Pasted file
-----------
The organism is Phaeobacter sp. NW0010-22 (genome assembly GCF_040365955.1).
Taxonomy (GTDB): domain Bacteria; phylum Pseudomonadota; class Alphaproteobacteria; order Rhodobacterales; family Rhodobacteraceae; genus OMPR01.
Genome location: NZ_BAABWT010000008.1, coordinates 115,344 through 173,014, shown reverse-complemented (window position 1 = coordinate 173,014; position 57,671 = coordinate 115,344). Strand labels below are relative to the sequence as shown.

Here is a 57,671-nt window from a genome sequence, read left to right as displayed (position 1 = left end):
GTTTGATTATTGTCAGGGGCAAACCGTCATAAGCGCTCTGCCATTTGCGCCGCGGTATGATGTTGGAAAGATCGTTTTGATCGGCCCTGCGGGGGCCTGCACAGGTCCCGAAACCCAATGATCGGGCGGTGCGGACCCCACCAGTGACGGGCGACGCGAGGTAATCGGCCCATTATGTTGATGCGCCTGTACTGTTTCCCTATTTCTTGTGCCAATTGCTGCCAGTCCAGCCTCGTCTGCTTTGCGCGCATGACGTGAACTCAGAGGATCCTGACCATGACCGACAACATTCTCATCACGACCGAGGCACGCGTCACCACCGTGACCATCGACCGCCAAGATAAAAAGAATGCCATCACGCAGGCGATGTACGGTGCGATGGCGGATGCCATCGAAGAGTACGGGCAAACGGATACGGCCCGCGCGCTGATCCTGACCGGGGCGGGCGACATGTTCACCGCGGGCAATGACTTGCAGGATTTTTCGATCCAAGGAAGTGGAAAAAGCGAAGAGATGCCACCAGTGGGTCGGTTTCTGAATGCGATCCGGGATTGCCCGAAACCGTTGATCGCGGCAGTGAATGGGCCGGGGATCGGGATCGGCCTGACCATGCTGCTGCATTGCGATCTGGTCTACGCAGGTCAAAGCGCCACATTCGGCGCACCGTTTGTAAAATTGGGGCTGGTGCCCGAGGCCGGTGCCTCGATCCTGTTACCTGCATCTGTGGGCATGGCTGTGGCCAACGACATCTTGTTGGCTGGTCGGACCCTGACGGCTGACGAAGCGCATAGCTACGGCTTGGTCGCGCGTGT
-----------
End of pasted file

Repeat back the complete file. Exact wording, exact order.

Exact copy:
The organism is Phaeobacter sp. NW0010-22 (genome assembly GCF_040365955.1).
Taxonomy (GTDB): domain Bacteria; phylum Pseudomonadota; class Alphaproteobacteria; order Rhodobacterales; family Rhodobacteraceae; genus OMPR01.
Genome location: NZ_BAABWT010000008.1, coordinates 115,344 through 173,014, shown reverse-complemented (window position 1 = coordinate 173,014; position 57,671 = coordinate 115,344). Strand labels below are relative to the sequence as shown.

Here is a 57,671-nt window from a genome sequence, read left to right as displayed (position 1 = left end):
GTTTGATTATTGTCAGGGGCAAACCGTCATAAGCGCTCTGCCATTTGCGCCGCGGTATGATGTTGGAAAGATCGTTTTGATCGGCCCTGCGGGGGCCTGCACAGGTCCCGAAACCCAATGATCGGGCGGTGCGGACCCCACCAGTGACGGGCGACGCGAGGTAATCGGCCCATTATGTTGATGCGCCTGTACTGTTTCCCTATTTCTTGTGCCAATTGCTGCCAGTCCAGCCTCGTCTGCTTTGCGCGCATGACGTGAACTCAGAGGATCCTGACCATGACCGACAACATTCTCATCACGACCGAGGCACGCGTCACCACCGTGACCATCGACCGCCAAGATAAAAAGAATGCCATCACGCAGGCGATGTACGGTGCGATGGCGGATGCCATCGAAGAGTACGGGCAAACGGATACGGCCCGCGCGCTGATCCTGACCGGGGCGGGCGACATGTTCACCGCGGGCAATGACTTGCAGGATTTTTCGATCCAAGGAAGTGGAAAAAGCGAAGAGATGCCACCAGTGGGTCGGTTTCTGAATGCGATCCGGGATTGCCCGAAACCGTTGATCGCGGCAGTGAATGGGCCGGGGATCGGGATCGGCCTGACCATGCTGCTGCATTGCGATCTGGTCTACGCAGGTCAAAGCGCCACATTCGGCGCACCGTTTGTAAAATTGGGGCTGGTGCCCGAGGCCGGTGCCTCGATCCTGTTACCTGCATCTGTGGGCATGGCTGTGGCCAACGACATCTTGTTGGCTGGTCGGACCCTGACGGCTGACGAAGCGCATAGCTACGGCTTGGTCGCGCGTGT